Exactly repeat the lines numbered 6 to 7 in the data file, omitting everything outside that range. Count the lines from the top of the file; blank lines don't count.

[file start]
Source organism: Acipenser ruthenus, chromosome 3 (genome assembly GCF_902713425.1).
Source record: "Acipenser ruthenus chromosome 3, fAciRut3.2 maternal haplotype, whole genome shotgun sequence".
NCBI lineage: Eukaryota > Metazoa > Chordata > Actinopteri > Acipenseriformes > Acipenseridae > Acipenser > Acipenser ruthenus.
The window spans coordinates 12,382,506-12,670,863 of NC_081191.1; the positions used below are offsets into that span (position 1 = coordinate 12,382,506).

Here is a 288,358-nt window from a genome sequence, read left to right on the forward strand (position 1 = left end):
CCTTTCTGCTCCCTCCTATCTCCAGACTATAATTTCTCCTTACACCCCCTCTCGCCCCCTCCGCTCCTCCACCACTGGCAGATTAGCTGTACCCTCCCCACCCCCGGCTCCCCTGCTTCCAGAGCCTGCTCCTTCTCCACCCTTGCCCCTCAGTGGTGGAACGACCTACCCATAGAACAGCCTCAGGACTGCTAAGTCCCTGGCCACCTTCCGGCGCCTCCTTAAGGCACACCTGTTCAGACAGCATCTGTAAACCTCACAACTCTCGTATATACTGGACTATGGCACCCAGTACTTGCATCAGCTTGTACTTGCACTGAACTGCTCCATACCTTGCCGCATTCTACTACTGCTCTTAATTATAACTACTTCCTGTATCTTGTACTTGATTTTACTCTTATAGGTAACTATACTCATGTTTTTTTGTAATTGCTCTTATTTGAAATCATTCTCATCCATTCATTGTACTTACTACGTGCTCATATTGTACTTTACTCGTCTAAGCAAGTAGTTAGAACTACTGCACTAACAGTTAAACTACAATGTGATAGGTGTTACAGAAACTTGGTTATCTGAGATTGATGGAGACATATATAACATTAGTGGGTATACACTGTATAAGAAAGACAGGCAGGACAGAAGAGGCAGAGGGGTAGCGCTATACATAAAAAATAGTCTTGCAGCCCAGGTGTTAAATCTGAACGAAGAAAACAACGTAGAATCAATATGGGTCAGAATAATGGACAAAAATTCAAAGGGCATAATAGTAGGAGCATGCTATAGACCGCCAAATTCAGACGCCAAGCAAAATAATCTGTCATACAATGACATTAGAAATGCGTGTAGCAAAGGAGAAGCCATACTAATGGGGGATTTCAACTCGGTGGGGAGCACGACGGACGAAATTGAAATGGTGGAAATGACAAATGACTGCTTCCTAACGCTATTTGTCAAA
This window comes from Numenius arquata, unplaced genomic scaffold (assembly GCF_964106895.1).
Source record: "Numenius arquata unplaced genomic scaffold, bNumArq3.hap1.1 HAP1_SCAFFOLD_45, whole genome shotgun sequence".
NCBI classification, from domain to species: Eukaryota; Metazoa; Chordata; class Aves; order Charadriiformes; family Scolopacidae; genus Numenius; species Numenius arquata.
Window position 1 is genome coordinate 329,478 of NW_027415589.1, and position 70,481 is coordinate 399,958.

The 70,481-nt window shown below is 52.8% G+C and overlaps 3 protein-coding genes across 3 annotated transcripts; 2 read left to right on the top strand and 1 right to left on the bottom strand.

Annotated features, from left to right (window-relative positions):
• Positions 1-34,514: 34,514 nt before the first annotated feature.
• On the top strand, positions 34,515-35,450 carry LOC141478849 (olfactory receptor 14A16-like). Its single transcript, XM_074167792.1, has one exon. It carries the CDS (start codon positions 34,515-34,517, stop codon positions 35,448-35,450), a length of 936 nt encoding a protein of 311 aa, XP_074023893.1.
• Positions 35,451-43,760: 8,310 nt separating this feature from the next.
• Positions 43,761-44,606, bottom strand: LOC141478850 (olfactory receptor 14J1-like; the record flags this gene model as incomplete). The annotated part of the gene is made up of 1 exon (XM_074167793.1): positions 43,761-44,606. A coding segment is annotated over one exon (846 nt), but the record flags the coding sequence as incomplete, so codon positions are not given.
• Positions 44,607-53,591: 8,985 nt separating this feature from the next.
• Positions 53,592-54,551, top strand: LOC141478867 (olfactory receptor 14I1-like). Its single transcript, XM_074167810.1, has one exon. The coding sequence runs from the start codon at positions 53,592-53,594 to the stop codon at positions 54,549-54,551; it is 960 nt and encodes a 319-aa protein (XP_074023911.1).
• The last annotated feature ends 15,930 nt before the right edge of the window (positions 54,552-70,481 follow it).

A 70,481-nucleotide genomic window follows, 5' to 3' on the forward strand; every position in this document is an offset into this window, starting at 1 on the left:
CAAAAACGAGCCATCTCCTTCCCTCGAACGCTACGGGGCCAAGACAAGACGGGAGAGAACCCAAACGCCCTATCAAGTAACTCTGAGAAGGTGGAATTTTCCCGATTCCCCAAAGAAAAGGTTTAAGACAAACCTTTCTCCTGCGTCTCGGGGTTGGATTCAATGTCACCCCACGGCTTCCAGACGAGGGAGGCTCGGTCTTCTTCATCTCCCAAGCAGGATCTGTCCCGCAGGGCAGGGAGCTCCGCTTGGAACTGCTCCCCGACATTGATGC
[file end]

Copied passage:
CCTTTCTGCTCCCTCCTATCTCCAGACTATAATTTCTCCTTACACCCCCTCTCGCCCCCTCCGCTCCTCCACCACTGGCAGATTAGCTGTACCCTCCCCACCCCCGGCTCCCCTGCTTCCAGAGCCTGCTCCTTCTCCACCCTTGCCCCTCAGTGGTGGAACGACCTACCCATAGAACAGCCTCAGGACTGCTAAGTCCCTGGCCACCTTCCGGCGCCTCCTTAAGGCACACCTGTTCAGACAGCATCTGTAAACCTCACAACTCTCGTATATACTGGACTATGGCACCCAGTACTTGCATCAGCTTGTACTTGCACTGAACTGCTCCATACCTTGCCGCATTCTACTACTGCTCTTAATTATAACTACTTCCTGTATCTTGTACTTGATTTTACTCTTATAGGTAACTATACTCATGTTTTTTTGTAATTGCTCTTATTTGAAATCATTCTCATCCATTCATTGTACTTACTACGTGCTCATATTGTACTTTACTCGTCTAAGCAAGTAGTTAGAACTACTGCACTAACAGTTAAACTACAATGTGATAGGTGTTACAGAAACTTGGTTATCTGAGATTGATGGAGACATATATAACATTAGTGGGTATACACTGTATAAGAAAGACAGGCAGGACAGAAGAGGCAGAGGGGTAGCGCTATACATAAAAAATAGTCTTGCAGCCCAGGTGTTAAATCTGAACGAAGAAAACAACGTAGAATCAATATGGGTCAGAATAATGGACAAAAATTCAAAGGGCATAATAGTAGGAGCATGCTATAGACCGCCAAATTCAGACGCCAAGCAAAATAATCTGTCATACAATGACATTAGAAATGCGTGTAGCAAAGGAGAAGCCATACTAATGGGGGATTTCAACTCGGTGGGGAGCACGACGGACGAAATTGAAATGGTGGAAATGACAAATGACTGCTTCCTAACGCTATTTGTCAAA
This window comes from Numenius arquata, unplaced genomic scaffold (assembly GCF_964106895.1).